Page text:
Monday, July 25, 2011

ScaleDB: Shared-Disk / Shared-Nothing Hybrid

The primary database architectures—shared-disk and shared-nothing—each have their advantages. Shared-disk has functional advantages such as high-availability, elasticity, ease of set-up and maintenance, eliminates partitioning/sharding, eliminates master-slave, etc. The shared-nothing advantages are better performance and lower costs. What if you could offer a database that is a hybrid of the two; one that offers the advantages of both. This sounds too good to be true, but it is fact what ScaleDB has done.

The underlying architecture is shared-disk, but in many situations it can operate like shared-nothing. You see the problems with shared-disk arise from the messaging necessary to (a) ship data among nodes and storage; and (b) synchronize the nodes in the cluster. The trick is to move the messaging outside of the transaction so it doesn’t impact performance. The way to achieve that is to exploit locality. Let me explain.

When using a shared-disk database, if your application or load balancer just randomly sprays the database requests to any node in the cluster, all of the nodes end up sharing all of the data. This involves a lot of data shipping between nodes and messaging to keep track of which node has what data and what they have done to it. This is at the core of the challenge for companies like ours to build shared-disk databases…it ain’t easy. There are many things you can do to optimize performance in such a scenario like local caching, shared cache (we use CAS, Oracle uses CacheFusion), etc. However, the bottom line is that even with these optimizations, random distribution of database requests results in suboptimal database performance for some scenarios.

Once you have solved the worst case scenario of random database requests, you can start optimizing for the intelligent routing of database requests. By this I mean that either the application or the load balancer sends specific database requests to specific nodes in the cluster. Intelligent database request routing results in something we in the shared-database world call locality. The database nodes are able to operate on local data while only updating the rest of the cluster asynchronously. In this scenario, the database nodes, which are still using a shared-disk architecture, operate much more independently, like shared-nothing. As a result, data shipping and messaging are almost completely eliminated, resulting in performance comparable to shared-nothing, while still maintaining the advantages of shared-disk.

The trick is for the database to recognize on-the-fly when the separate nodes can and cannot operate in this independent fashion. This is complicated by the fact that the database must recognize and adapt to locality which can evolve as database usage changes, nodes are added or removed, etc. This is one aspect of the secret sauce that is built into ScaleDB.

Note: Now that we’ve built a shared-disk database that can recognize locality and respond by acting (and performing) like a shared-nothing database, how do we achieve locality? There are many ways to achieve locality. It can be built into the application, or you can rely on a SQL-aware routing/caching solution like those available from Netscaler and Scalarc that handle this for you.

Monday, March 14, 2011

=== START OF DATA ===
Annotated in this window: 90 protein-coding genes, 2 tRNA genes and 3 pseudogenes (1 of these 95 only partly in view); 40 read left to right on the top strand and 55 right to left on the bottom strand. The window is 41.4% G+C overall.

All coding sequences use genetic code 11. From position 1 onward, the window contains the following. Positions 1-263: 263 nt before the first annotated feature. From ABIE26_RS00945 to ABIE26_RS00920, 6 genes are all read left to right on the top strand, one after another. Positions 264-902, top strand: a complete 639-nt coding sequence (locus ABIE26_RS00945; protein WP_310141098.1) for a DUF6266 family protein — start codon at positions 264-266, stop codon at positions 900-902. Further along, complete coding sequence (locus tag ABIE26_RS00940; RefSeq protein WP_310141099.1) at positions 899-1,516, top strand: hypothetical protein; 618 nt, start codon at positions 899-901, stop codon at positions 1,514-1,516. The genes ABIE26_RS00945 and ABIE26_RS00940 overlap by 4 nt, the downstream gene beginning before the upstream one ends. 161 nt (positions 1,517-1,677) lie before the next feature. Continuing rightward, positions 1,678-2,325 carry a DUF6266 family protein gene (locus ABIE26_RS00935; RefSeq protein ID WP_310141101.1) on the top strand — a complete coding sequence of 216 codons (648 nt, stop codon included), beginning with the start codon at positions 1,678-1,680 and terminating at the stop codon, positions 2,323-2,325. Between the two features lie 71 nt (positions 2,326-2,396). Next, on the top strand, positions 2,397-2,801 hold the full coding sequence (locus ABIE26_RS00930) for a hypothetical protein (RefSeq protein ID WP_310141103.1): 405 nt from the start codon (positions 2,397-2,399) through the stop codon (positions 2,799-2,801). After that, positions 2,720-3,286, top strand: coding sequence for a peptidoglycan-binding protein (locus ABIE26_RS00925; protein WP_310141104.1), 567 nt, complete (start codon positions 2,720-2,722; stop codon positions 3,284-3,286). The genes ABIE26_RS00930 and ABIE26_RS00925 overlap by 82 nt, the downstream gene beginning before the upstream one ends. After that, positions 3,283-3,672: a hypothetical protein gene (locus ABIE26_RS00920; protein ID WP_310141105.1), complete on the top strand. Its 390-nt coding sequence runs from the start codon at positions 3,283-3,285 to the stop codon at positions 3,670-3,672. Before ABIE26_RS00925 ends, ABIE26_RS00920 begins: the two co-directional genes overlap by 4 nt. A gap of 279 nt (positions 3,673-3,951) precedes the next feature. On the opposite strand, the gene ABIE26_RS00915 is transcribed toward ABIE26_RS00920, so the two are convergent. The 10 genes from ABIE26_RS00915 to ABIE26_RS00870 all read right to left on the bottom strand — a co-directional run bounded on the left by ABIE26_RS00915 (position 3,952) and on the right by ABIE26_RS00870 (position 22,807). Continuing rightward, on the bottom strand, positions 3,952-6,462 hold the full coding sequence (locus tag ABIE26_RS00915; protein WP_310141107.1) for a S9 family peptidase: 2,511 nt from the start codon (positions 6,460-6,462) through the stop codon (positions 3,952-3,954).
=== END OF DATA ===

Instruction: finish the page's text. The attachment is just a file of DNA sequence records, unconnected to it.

The CAP Theorem Event Horizon

The CAP Theorem has become a convenient excuse for throwing data consistency under the bus. It is automatically assumed that every distributed system falls prey to CAP and therefore must sacrifice one of the three objectives, with consistency being the consistent fall guy. This automatic assumption is simply false. I am not debating the validity of the CAP Theorem, but instead positing that the onset of CAP limitations—what I call the CAP event horizon—does not start as soon as you move to a second master database node. Certain approaches can, in fact, extend the CAP event horizon.

Physics tells us that different properties apply at different scales. For example, quantum physics displays properties that do not apply at larger scale. We see similar nuances in scaling databases. For example, if you are running a master slave database, using synchronous replication with a single slave is no problem. Add nine more slaves and it slows the system. Add another ninety slaves and you have a real problem with synchronous replication. In other words, consistency at small scale is no problem, but at large scale it becomes impossible, because your latency goes parabolic.
If you break the database into master (read/write) and slave (read-only) functions. You can operate a handful of slaves using synchronous replication without crossing the CAP event horizon, at least among the slaves. However, the master does present a SPOF (single point of failure), undermining availability.

Using a shared-nothing architecture, as soon as you introduce more than a single master, you hit the CAP event horizon. However, shared-disk / shared-cache systems like Oracle RAC and ScaleDB extend the CAP event horizon. They don’t invalidate the CAP event horizon, they merely extend it, by addressing the CAP issues while maintaining low latency.

Shared-disk databases enable multiple nodes to share the same data. Internal processes ensure that the data remains consistent across all nodes, while providing availability and partition tolerance. These processes entail a certain overhead from inter-nodal messaging. There are techniques that can be applied to dramatically reduce this inter-nodal messaging, resulting in a system that delivers the advantages of shared-disk, while delivering a performance profile rivaling shared-nothing, but that will have to wait for a later post.

While shared-nothing databases cross the CAP event horizon as soon as you add a second master, shared-disk databases extend this event horizon well into a handful of database nodes. Optimizations can further extend this eventuality to address dozens of database nodes (all masters). As you move to web scale applications, you will certainly cross the CAP event horizon, but most OLTP type applications can operate quite effectively on ten or fewer database servers, and in that case there is no need to throw consistency under the bus, solely in the name of the CAP Theorem.

More details on the CAP Theorem here, here and here.